Asian markets endured mixed fortunes on Tuesday with positive news about China’s manufacturing sector competing with continuing inflation worries for traders’ attention.
The mood was initially lifted by data indicating China’s crucial manufacturing sector was improving, helped by the easing of strict Covid containment measures in major cities including Shanghai.
But, with a top Federal Reserve official pressing for more interest rate hikes to combat surging inflation, investors’ enthusiasm waned and advances were limited.
Hong Kong shares finished on the front foot again, though, building on a recent rally and that data showing improvement in China’s factory activity. The Hang Seng Index rose 1.38%, or 291.27 points, to 21,415.20.
Tokyo stocks eased, however, with rising US yields worrying investors. The benchmark Nikkei 225 index ended down 0.33%, or 89.63 points, at 27,279.80, while the broader Topix index gave up 0.51%, or 9.77 points, to 1,912.67.
Chinese shares closed at five-week highs on Tuesday, led by a rally in stocks of consumer and high-tech firms, as the market witnessed its highest foreign inflows for this year ahead of Shanghai’s imminent reopening and easing of Covid-19 curbs.
The Shanghai Composite Index jumped 1.19%, or 37.37 points, to 3,186.43, while the Shenzhen Composite Index on China’s second exchange added 1.57%, or 31.06 points to 2,006.95. China’s blue-chip CSI300 index rose 1.6% to 4,091.52, its highest closing level since April 19.
The advances came after an official Chinese manufacturing survey showed activity contracted more slowly in May as coronavirus curbs were relaxed, but ongoing controls on movement continue to dim the growth outlook.
“Shanghai’s phased-in reopening may only represent a respite rather than a turning point,” economists at Nomura said in a note. “The real turning point will be marked by a shift in China’s stance on its zero Covid strategy rather than headline caseloads, the easing of some lockdowns or monthly activity data.”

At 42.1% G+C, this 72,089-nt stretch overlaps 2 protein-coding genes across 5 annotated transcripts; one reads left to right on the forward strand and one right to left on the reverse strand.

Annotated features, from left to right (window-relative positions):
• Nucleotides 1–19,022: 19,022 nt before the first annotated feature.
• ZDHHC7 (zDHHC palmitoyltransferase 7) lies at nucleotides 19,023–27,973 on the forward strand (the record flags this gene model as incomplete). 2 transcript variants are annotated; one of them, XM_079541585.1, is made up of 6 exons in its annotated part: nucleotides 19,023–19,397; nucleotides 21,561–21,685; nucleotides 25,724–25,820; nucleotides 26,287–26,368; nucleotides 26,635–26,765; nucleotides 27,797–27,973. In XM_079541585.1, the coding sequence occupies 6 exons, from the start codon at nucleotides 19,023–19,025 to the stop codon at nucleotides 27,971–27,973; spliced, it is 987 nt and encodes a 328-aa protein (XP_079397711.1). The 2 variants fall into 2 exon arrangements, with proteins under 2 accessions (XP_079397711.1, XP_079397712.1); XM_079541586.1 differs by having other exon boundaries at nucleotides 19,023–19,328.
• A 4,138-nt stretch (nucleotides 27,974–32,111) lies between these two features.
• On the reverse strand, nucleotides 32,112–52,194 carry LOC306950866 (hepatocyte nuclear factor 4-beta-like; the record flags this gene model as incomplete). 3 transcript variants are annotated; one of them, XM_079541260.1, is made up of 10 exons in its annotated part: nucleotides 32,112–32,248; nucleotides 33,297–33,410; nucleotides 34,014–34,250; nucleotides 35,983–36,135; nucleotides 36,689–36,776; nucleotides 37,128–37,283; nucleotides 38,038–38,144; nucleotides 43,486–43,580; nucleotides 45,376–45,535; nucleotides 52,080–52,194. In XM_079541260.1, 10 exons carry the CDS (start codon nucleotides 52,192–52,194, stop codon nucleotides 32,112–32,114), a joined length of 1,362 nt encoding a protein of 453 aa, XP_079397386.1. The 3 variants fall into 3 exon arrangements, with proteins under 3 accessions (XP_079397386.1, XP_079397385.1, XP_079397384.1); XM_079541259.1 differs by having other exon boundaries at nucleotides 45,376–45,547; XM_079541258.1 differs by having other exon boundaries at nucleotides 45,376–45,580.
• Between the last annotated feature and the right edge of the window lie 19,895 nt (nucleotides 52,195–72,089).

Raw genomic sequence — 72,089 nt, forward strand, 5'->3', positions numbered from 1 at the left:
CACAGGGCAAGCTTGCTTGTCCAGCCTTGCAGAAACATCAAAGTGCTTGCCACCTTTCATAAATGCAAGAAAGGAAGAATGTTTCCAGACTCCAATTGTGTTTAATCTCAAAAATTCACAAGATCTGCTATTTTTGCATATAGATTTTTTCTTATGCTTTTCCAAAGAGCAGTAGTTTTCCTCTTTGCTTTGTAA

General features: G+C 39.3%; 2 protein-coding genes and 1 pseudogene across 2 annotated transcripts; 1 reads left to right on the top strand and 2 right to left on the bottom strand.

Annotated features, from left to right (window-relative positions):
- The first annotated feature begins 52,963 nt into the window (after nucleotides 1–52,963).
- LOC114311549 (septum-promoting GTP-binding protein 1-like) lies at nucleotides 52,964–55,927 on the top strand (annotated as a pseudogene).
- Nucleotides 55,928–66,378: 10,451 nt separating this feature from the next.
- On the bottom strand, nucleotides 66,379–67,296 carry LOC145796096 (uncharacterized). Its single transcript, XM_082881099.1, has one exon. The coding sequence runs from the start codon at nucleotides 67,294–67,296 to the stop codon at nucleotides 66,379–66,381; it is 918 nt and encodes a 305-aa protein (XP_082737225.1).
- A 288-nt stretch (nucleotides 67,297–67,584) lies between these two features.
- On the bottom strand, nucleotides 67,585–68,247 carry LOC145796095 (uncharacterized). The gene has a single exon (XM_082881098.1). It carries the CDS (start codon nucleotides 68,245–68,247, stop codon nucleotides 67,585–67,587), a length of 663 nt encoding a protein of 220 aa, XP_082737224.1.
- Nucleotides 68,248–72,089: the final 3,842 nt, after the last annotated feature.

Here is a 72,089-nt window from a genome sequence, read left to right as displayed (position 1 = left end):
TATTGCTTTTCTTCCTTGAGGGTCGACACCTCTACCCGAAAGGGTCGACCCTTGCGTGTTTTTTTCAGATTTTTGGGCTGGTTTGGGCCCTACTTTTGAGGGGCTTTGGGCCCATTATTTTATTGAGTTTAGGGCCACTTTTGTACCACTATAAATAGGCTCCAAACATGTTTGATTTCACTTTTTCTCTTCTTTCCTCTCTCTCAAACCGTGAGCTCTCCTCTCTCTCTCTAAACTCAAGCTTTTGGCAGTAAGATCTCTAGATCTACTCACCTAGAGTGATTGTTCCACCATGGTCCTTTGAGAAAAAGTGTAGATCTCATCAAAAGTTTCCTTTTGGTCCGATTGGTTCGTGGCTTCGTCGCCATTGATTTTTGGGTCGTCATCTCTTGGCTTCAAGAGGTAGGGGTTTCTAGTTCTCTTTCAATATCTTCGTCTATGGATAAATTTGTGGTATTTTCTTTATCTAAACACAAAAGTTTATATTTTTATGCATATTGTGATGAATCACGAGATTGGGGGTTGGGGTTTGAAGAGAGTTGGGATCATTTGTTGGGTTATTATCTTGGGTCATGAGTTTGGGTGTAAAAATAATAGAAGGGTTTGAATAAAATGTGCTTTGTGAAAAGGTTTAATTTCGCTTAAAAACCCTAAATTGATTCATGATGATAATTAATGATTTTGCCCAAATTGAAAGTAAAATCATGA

US Inflation Running Hot
Indian stocks fell back with Mumbai’s signature Nifty 50 index down 0.46%, or 76.85 points, to close at 16,584.55. Seoul, Singapore, Taipei, Jakarta, Bangkok and Wellington advanced while Sydney and Manila fell.
Globally, markets ignored signs that China’s economic pain may be abating amid easing Covid-19 curbs and focused instead on the inflation outlook, as Brent crude futures dashed above $123 a barrel, a two-month high, and a Fed governor backed further interest rate hikes to tame prices.
With US inflation running more than three times the 2% goal, Fed Governor Christopher Waller on Monday advocated 50 basis-point rate rises until there was a “substantial” reduction in inflation.
Ten-year Treasury yields, shut on Monday for a US holiday, jumped as much as 10 bps before easing to trade 6 bps higher at 2.81%. While still 40 bps below their early-May highs, yields have inched off six-week lows hit recently.
MSCI’s global stock index is set to end May with a small loss, its first monthly fall this year, while a pan-European index slipped 0.4% on Tuesday.
Futures for the US S&P 500 and Nasdaq indexes were down 0.4% and 0.3% respectively.
Tokyo – Nikkei 225 > DOWN 0.3% at 27,279.80 (close)
Hong Kong – Hang Seng Index > UP 1.4% at 21,415.20 (close)
Shanghai – Composite > UP 1.2% at 3,186.43 (close)
London – FTSE 100 > UP 0.1% at 7,604.24
Brent North Sea crude > UP 1.7% at $123.72 per barrel
West Texas Intermediate > UP 3.4% at $118.97
New York – Dow > Closed for a holiday
- Reuters with additional editing by Sean O’Meara